Whether you’re a stay-at-home mom or a female executive, finding time to exercise can be a challenge. If you can’t get to the gym, don’t worry -- you can still get in a good workout with stretch cords or resistance tubing. Stretch cords can provide enough resistance to help you build muscle and tone your body. These inexpensive, versatile training aids can be taken with you while traveling, can easily fit in your desk drawer and are a must for the at-home exerciser. For a full-body workout, choose one or two exercises to work the major muscle groups in your upper body, core and lower body.
About Stretch Cords
Stretch cords or tubing are color-coded. Each color relates to a different level of resistance. In general, light-colored tubing offers the least amount of resistance and dark-colored tubing provides the most, according to MayoClinic.com. Shortening the length of the tubing can also increase the amount of resistance no matter the color. Adjustable handles and additional attachments, such as door anchors or ankle cuffs, are available. When choosing a cord or tubing, select one according to your strength level and use a resistance level appropriate to the exercise. Different muscle groups require different amounts of resistance, so you may want to buy a light, medium and heavy resistant cord.
Stretch-cord exercises such as shoulder shrugs, lateral raises, front raises and overhead presses work your upper back and shoulder muscles. To work the muscles at the front of your upper arms, try biceps curls, and for the muscles at the back of your upper arms, try triceps extensions. Wrist flexion and extensions are effective for strengthening your forearm muscles. Try the chest press or chest fly to work your pectoralis muscles.
To target your core, perform stretch-cord exercises that target your abdominal and oblique muscles. Your abdominal muscles are your six-pack muscles and run vertically at the front of your torso. Stretch-cord exercises such as the abdominal crunch, kneeling crunch or lower abdominal crunch effectively work your abs. The obliques run along the sides of your torso. Try trunk twists, side bends, oblique or diagonal chops to work these muscles.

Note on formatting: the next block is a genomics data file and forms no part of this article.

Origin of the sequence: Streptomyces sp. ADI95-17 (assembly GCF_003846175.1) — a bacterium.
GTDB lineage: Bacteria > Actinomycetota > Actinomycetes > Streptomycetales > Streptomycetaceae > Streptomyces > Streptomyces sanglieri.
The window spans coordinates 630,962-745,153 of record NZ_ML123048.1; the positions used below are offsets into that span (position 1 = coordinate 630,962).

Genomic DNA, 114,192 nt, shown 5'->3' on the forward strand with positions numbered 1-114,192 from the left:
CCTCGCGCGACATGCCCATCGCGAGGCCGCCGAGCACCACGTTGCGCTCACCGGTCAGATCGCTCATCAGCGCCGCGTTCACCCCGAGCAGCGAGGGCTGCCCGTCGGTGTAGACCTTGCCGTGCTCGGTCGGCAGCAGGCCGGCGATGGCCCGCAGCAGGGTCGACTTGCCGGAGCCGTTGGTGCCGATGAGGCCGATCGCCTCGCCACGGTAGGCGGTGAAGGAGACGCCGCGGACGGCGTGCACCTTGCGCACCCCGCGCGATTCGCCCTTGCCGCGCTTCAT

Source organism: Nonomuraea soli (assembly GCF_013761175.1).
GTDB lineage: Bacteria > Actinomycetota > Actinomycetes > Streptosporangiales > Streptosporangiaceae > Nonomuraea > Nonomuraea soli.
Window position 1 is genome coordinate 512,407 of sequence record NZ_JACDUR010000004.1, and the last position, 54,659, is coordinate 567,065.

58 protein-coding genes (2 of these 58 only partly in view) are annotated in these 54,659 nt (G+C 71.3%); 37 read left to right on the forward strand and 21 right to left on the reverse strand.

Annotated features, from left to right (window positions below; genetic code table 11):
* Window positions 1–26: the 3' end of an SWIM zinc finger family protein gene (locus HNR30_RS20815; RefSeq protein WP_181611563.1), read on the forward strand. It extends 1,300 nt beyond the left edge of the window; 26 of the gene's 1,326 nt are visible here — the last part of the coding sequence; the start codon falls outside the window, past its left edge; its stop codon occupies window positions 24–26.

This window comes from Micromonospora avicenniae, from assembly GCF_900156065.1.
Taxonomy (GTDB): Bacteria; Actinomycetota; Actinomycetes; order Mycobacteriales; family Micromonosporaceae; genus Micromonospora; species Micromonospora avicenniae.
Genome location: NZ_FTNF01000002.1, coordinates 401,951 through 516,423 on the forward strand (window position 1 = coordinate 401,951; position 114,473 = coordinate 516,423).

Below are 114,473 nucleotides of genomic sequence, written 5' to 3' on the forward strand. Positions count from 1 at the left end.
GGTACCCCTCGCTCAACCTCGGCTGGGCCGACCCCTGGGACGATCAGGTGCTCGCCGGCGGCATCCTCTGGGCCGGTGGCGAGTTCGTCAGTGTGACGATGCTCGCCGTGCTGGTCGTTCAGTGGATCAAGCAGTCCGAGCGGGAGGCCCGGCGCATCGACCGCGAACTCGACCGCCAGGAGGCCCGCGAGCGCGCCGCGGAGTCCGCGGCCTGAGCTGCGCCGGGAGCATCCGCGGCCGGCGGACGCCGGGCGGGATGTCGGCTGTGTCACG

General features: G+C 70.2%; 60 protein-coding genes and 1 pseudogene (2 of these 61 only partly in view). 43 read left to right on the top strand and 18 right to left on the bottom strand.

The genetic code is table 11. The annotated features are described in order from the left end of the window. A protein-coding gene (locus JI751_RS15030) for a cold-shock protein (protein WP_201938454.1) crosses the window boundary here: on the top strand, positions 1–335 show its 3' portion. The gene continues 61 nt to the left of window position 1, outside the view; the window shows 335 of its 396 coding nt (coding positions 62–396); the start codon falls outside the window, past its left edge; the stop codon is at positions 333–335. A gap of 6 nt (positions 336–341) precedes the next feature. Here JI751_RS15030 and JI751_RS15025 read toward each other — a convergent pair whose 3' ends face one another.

To work your qlutes, quads and hamstrings, perform squats with resistance tubing, suggests the Mayo Clinic. Hamstring curls or lunges also target theses muscles. Try hip adduction and hip abduction exercises to target the muscles along your inner and outer thighs. An effective exercise for your calf muscles is calf raises and with tubing, the exercise is more intense.
Perform a 10-minute warmup before your workout. To help maintain muscular strength, work out a minimum of two times per week. Daily workouts are OK, but avoid working out the same muscle group two days in a row. For example, you can perform upper-body exercises on one day and work your lower body the next. The American Council on Exercise recommends that beginners do one set of 12 to 15 reps per exercise. Intermediate exercisers who have participated in strength training for at least three months can perform up to two sets, and advanced exercisers should perform two or three sets of 12 to 15 reps.
Some stretch cords contain latex, so if you are allergic to latex, use latex-free cords. With wear and tear, the cords can develop small tears and worn spots. Inspect the cords before using them. Avoid using the cords on rough surfaces, such as concrete, because this can damage the cords and cause them to break. Be sure you have a secure grip on the handle so it doesn't slip from your hand. With exercises where you stand on the cord, be sure the cord is secure underfoot. It's normal to feel soreness the first few days after your workout. However, if the soreness or pain lasts more than four days, contact your doctor.
- MayoClinic.com: How to Choose Resistance Tubing
- University of Arkansas Division of Agriculture: Strength Training with Stretch Tubes
- American Council on Exercise: Resistance Tubing Workout
- Strength Band Training; Phil Page and Todd Ellenbecker
- Brand X Pictures/Brand X Pictures/Getty Images
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